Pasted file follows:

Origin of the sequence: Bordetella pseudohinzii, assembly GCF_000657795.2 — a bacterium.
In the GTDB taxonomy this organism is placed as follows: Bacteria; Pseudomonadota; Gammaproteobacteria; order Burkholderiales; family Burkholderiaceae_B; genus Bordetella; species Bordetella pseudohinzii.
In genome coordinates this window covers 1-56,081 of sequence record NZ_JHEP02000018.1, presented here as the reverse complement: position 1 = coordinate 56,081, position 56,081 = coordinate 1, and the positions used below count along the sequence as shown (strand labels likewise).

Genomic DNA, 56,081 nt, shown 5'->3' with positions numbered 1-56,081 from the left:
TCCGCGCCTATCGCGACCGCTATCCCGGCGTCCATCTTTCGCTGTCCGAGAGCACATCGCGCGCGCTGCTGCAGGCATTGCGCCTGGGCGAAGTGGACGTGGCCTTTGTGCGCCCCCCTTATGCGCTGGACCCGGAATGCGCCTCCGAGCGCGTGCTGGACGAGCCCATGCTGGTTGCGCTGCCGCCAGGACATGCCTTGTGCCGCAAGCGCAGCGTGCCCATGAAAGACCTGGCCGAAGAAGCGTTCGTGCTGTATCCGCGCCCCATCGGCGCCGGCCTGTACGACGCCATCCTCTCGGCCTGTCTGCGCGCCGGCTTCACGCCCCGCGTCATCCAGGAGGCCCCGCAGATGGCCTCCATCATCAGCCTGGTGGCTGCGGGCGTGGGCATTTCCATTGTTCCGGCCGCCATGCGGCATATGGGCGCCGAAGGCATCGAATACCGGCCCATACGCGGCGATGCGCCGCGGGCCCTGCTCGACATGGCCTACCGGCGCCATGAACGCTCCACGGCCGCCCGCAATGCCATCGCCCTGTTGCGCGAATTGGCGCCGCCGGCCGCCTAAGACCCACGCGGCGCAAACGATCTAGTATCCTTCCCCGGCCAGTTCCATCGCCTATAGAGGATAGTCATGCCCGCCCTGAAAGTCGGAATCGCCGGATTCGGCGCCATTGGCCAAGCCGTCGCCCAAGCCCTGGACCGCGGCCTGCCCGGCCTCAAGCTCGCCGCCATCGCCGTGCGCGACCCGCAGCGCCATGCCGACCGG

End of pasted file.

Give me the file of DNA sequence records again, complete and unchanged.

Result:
Origin of the sequence: Bordetella pseudohinzii, assembly GCF_000657795.2 — a bacterium.
In the GTDB taxonomy this organism is placed as follows: Bacteria; Pseudomonadota; Gammaproteobacteria; order Burkholderiales; family Burkholderiaceae_B; genus Bordetella; species Bordetella pseudohinzii.
In genome coordinates this window covers 1-56,081 of sequence record NZ_JHEP02000018.1, presented here as the reverse complement: position 1 = coordinate 56,081, position 56,081 = coordinate 1, and the positions used below count along the sequence as shown (strand labels likewise).

Genomic DNA, 56,081 nt, shown 5'->3' with positions numbered 1-56,081 from the left:
TCCGCGCCTATCGCGACCGCTATCCCGGCGTCCATCTTTCGCTGTCCGAGAGCACATCGCGCGCGCTGCTGCAGGCATTGCGCCTGGGCGAAGTGGACGTGGCCTTTGTGCGCCCCCCTTATGCGCTGGACCCGGAATGCGCCTCCGAGCGCGTGCTGGACGAGCCCATGCTGGTTGCGCTGCCGCCAGGACATGCCTTGTGCCGCAAGCGCAGCGTGCCCATGAAAGACCTGGCCGAAGAAGCGTTCGTGCTGTATCCGCGCCCCATCGGCGCCGGCCTGTACGACGCCATCCTCTCGGCCTGTCTGCGCGCCGGCTTCACGCCCCGCGTCATCCAGGAGGCCCCGCAGATGGCCTCCATCATCAGCCTGGTGGCTGCGGGCGTGGGCATTTCCATTGTTCCGGCCGCCATGCGGCATATGGGCGCCGAAGGCATCGAATACCGGCCCATACGCGGCGATGCGCCGCGGGCCCTGCTCGACATGGCCTACCGGCGCCATGAACGCTCCACGGCCGCCCGCAATGCCATCGCCCTGTTGCGCGAATTGGCGCCGCCGGCCGCCTAAGACCCACGCGGCGCAAACGATCTAGTATCCTTCCCCGGCCAGTTCCATCGCCTATAGAGGATAGTCATGCCCGCCCTGAAAGTCGGAATCGCCGGATTCGGCGCCATTGGCCAAGCCGTCGCCCAAGCCCTGGACCGCGGCCTGCCCGGCCTCAAGCTCGCCGCCATCGCCGTGCGCGACCCGCAGCGCCATGCCGACCGG